The Eagles Of Death Metal frontman suggest security knew about the attack
Alexandra Pollard

12:10 11th March 2016

After Eagles Of Death Metal's Jesse Hughes suggested that Bataclan security might have been involed in the Paris terror attacks, the venue have released a statement dismissing the "grave and defamatory accusations."

Hughes' band were performing at the Bataclan back in November, when Islamic extremists burst in with guns, killing nearly 90 people and injuring many more. While the band themselves were unharmed, the incident - as they explained in an interview with Vice - was a harrowing one.

Since then, Hughes has sparked controversy by calling for more people to have guns, saying, "I know people will disagree with me, but it just seems like God made men and women, and that night guns made them equal [...] Maybe until nobody has guns everybody has to have them."

This week, he made more controversial comments - suggesting that the venue's security might have known the attacks were going to happen. "When I first got to the venue and walked in," he told Fox Business Network. "I walked past the dude who was supposed to be the security guard for the backstage."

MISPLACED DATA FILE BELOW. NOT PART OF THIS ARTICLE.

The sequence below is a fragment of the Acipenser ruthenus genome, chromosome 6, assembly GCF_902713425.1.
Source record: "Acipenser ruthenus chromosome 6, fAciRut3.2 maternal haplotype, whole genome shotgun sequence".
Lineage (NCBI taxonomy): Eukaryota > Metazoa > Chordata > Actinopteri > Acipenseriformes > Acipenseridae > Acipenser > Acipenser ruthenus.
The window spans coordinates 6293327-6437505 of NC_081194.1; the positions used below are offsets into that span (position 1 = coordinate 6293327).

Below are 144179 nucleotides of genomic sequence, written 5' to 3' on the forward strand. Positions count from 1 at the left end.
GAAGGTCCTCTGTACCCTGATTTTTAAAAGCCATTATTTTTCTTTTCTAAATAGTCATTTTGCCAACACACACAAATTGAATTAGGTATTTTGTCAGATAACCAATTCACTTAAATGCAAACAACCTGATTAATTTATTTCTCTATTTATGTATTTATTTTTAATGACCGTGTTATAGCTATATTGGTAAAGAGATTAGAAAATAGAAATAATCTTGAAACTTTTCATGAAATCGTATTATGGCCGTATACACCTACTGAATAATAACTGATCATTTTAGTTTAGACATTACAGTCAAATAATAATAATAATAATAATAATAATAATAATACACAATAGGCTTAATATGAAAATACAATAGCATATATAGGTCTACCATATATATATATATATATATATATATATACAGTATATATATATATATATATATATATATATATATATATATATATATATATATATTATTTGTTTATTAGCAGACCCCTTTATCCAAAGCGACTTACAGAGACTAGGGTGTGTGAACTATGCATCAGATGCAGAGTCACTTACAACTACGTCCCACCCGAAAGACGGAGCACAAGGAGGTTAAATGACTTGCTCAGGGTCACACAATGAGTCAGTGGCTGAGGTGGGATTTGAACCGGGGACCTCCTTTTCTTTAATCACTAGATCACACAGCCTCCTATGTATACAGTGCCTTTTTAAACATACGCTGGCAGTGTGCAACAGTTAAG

He continued, "He didn’t even look at me. I immediately went to the promoter and said, 'Who’s that guy? I want to put another dude on.' He said, 'Well, some of the other guards aren’t here yet.' And eventually, I found out that six or so wouldn’t show up at all… Out of respect for the police still investigating, I won’t make a definite statement, but I’ll say that it seems like they had a reason not to show up."

Now, in a statement published in Variety, a rep for the Bataclan called Hughes' claims "insane." They said, "Jesse Hughes spread some very grave and defamatory accusations against the Bataclan teams. A judicial investigation is undergoing. We wish to let justice proceed serenely.

"All the testimonies gathered to this day demonstrate the professionalism and courage of the security agents who were on the ground on November 13. Hundreds of people were saved thanks to [these agents'] intervention."


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Photo: WENN